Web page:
Refers to "new book" MCMG, so the earliest of the lot, and arguably still the definitive ML interview. McCaffery went on to write Storming The Reality Studio; A Casebook Of Cyberpunk And Postmodern Science Fiction (published Jan 1992), in which I'm fairly certain ML appears. ML holds forth on his distinctive style ("I won't settle for anything less that maximum, flat-out drug overkill, the misuse of power"), high culture vs pop culture ("personally I could never see the difference between Popeye and Thackeray"), keeping the TV on all the time ("sensory overload is my environment. This is what makes me feel serene") and his hero, Marcel Duchamp ("He wasn't just some freaky weirdo throwing a bunch of shoddy stuff into a museum, and so his work was profoundly troubling, even to people who hated what he was doing, because its beauty and elegance couldn't be denied.")
Held around the time of the "trade paperback" version of ETB - 1992-ish, I reckon. From Anti-Matter magazine, which (promisingly) covers mainly the PC industry and science fiction. Though last I checked (October 1997) the site hadn't been updated for a while, and even featured a pre-N64 games console comparison concluding "I prefer the Saturn so far, with the Playstation coming in second." Oh yeah, the ML interview - topics include: reviews of "fake books" (what the?), why he doesn't do "sequels", getting more "mainstream", and the seminal Keith Richards interview from Spin magazine which, annoyingly, I can't find on the net and, one day, will find time to type in.
I'd advise visiting this one with your images switched off, as some idiot has put a splotchy grey background behind black-on-white text. Alt-X is, apparently, "where the digerati meet the literati" - maybe next time they could invite a graphic designer along too. The interview's dated 1994 (probably early '94), to promote the paperback edition of ETB. Some slightly bizarre questions ("Your theory of writing seems to be about expansive language rather than reductive language like someone such as Samuel Beckett...") - but some good stuff nonetheless, on ML's daughter, poetry, drugs, Keith Richards (again) and Michael Jackson ("One thing I noticed is his extraordinary color. He's like a Kabuki actor, porcelain.")
Speed magazine, you'll be reassured to hear, is yet another online mag devoted to a "critical investigation of technology, media, and society" (yawn). Terrible pseudo-cyberpunk graphics, too. I'd place their ML interview somewhere in 1994 (between the publication of the piece on the Menendez Brothers in the New Republic and the publication of TIOACD). Overlooking the interviewer's apparent obsession with "risk taking", the main topics include: "the great theater of office politics", the problem of establishing the "veracity" of modern media, and ML's TV and movie projects - "one's a sit-com, and the other is a movie treatment that I wrote about a family that has a terrarium of tiny people."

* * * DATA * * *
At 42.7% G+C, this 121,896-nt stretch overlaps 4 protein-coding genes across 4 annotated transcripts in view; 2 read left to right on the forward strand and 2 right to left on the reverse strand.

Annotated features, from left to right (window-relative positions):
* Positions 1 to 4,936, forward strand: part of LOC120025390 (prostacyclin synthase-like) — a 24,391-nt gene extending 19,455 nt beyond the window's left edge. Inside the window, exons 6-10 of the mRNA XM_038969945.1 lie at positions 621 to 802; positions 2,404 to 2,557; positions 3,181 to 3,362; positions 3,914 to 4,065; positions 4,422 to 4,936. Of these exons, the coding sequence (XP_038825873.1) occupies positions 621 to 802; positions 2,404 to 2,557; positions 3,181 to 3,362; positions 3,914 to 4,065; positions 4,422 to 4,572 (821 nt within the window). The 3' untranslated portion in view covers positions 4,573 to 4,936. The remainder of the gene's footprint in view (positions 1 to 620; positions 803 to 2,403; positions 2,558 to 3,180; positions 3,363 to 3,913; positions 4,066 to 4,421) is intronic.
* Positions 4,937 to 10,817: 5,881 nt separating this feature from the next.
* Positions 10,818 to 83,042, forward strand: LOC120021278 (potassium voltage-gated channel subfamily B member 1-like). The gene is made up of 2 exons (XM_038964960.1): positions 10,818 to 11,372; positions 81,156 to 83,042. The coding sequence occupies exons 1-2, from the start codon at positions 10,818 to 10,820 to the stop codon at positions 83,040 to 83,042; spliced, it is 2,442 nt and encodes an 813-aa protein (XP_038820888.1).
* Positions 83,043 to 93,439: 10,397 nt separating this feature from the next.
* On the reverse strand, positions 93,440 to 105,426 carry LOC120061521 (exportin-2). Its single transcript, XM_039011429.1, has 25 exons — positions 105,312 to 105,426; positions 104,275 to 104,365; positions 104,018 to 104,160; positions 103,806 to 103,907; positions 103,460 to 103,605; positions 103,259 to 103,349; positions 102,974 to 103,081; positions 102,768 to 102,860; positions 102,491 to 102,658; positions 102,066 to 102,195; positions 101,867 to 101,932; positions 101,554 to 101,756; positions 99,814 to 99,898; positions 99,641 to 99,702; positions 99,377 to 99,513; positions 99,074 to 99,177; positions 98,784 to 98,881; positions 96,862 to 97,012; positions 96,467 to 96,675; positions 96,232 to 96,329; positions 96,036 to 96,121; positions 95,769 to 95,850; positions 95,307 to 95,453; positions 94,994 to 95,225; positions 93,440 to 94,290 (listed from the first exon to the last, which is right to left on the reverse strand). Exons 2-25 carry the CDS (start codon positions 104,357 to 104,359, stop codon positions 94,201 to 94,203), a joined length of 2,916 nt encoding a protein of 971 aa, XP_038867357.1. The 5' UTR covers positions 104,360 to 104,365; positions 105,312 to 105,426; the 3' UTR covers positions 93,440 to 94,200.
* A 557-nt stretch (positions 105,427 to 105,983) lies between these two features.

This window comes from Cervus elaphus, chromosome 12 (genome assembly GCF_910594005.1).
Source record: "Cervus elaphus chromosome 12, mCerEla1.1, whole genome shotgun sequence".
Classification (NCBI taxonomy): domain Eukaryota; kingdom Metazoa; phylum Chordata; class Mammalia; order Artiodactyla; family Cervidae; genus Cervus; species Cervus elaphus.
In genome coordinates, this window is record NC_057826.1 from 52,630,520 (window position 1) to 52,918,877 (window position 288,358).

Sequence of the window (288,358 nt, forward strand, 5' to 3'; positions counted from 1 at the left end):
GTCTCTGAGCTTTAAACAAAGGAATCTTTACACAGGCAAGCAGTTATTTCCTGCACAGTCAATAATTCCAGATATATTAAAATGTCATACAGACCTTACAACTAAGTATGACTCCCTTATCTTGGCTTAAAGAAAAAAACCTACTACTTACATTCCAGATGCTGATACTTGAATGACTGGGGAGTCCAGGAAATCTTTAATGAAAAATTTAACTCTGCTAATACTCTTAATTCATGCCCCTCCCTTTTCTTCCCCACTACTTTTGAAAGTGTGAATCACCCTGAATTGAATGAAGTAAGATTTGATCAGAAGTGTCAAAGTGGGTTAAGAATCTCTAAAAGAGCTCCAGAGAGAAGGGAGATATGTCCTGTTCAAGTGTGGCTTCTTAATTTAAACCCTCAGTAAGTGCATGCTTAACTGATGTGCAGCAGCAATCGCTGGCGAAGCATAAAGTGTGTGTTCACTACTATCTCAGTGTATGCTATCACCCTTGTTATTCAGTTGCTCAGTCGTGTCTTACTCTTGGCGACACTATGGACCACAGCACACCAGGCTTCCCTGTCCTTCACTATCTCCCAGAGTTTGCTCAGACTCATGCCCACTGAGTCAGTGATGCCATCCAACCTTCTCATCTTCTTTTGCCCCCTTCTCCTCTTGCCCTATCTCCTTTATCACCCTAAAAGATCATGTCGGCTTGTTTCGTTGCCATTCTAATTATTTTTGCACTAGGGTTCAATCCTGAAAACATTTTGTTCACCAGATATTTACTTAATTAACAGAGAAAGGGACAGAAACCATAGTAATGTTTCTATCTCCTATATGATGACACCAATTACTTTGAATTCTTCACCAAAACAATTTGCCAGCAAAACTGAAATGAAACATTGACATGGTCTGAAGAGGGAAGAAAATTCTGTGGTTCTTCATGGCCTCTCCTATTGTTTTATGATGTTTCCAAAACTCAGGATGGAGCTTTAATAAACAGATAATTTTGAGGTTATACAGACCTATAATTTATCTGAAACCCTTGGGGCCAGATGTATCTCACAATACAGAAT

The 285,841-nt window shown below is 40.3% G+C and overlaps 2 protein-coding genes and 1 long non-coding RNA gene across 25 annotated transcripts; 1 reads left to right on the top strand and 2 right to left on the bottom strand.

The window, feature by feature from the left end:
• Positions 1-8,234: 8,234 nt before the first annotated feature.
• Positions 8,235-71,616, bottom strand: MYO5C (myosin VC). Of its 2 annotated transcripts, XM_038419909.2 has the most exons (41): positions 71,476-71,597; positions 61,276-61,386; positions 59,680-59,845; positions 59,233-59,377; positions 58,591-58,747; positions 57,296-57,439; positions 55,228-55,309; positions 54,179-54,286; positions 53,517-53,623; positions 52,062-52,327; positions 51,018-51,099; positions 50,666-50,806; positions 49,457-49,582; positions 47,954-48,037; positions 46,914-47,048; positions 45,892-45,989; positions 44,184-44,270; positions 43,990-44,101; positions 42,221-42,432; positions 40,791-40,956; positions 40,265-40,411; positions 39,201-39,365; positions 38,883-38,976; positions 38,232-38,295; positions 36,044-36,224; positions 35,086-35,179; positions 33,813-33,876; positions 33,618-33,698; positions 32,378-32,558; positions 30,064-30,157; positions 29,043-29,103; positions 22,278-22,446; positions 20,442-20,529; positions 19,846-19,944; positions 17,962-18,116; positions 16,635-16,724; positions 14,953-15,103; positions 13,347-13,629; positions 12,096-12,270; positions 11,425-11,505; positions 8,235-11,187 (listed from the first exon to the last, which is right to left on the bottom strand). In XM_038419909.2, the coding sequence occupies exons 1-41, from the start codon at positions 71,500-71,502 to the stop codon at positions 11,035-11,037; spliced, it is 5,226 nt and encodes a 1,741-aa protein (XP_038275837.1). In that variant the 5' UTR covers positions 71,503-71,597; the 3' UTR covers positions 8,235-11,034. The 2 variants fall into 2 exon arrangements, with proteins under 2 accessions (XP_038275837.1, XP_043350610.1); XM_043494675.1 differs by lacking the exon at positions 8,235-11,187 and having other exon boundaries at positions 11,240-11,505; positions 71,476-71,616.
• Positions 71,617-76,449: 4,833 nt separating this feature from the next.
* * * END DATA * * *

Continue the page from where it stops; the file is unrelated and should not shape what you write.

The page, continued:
March 1995, launch of TIAOCD. A webchat, so not exactly a coherent line of questioning, but still some fun responses, including: "I work on the sentences like a hundred generations of ants building a pyramid", "I've been told by William Vollmann and Martha Stewart that I resemble Harry Connick Sr before his Slimfast debacle", and "I've been offered the first nude centerfold in The New Yorker." Also hints that ML has an upcoming book (presumably TTOB), which, we learn, "purports to be an autobiography. It takes place entirely in junior high school... the most pathetic and ugly time in the human life. The book is like this... it's as if Proust's Remembrance Of Things Past was remade by Wes Craven and Jerry Lewis."
Again around TIAOCD launch-time, early 1995. This is on Pathfinder, and therefore part of some Time Warner publication, but if you can make any sense out of their gibberish URLs, you're a better man than I. A very quick chat, but surprisingly incisive, containing ML's age (then 39), and questions like: "What are you reading right now? A guide to hair coloring, a book on capital punishment - my next novel opens with my father being executed by lethal injection - a biography of Sonic Youth and copies of Corrections Today, Gastroenterology and Packaging World." Also contains the phrases "produces his maniacally imaginative prose with the fastidious zeal of some mad jeweler agonizing over the most minute facet of every sentence" and "when I ate cereal, I read everything
on the box."
Got any comments, additions or too much free time on your hands? Then for heaven's sake mail me at email@example.com. Cheers.
You know how TIOAC's Young Bergdorf Goodman Brown is apparently based on the Puritan adventure Young Goodman Brown, by 19th century author Nathaniel Hawthorne (1804-1864, also wrote The Scarlet Letter)? Well, don't even think of going here otherwise. Dr Robert Delius Royar teaches creative writing (and practises a little of his own) at a university in Eastern Kentucky. Here he compares and contrasts the two pieces, and makes a powerful argument that "using one literary artifact as a lens for another helps us guide students to experience the greatest powers and dangers of the human imagination." Actually not a bad effort, though does anyone still genuinely use the phrase "temporary autonomous zone", which I thought was a recognised cyberpunk cliche even back in Hawthorne's time?
Does Phillip Wise (Dept of English Canterbury University, Christchurch, New Zealand) not get it - or what?
Of course there's bloody "Schwarzenegger Imagery in Mark Leyner's Et Tu, Babe" - probably all those bits where he's talking about "Arnie", body-building, or maybe the sequence where they replace all the major actors in popular movies with, you've guessed it, computer-generated Schwarzeneggers. Let's face it, that "imagery" ain't too hard to spot, though I must admit I can't recall the finer points of Phil's argument, because the site was down when I tried to go back to it. But - another piece of Arnie imagery coming up now - I really can't see myself saying "I'll be back."
The syllabus for English majors at Rutgers, which I guess is some American university. I have no joke here, I just like the paragraph:
We will begin with two novels on the "problem of marriage": Jane Austen's Pride and Prejudice and Nancy Mitford's Love in a Cold Climate. Then we'll read two novels about modern society and culture, Evelyn Waugh's Decline and Fall and Mark Leyner's Et Tu, Babe. We'll end with the "exploding of narrative form" in two novels by Vladimir Nabokov..."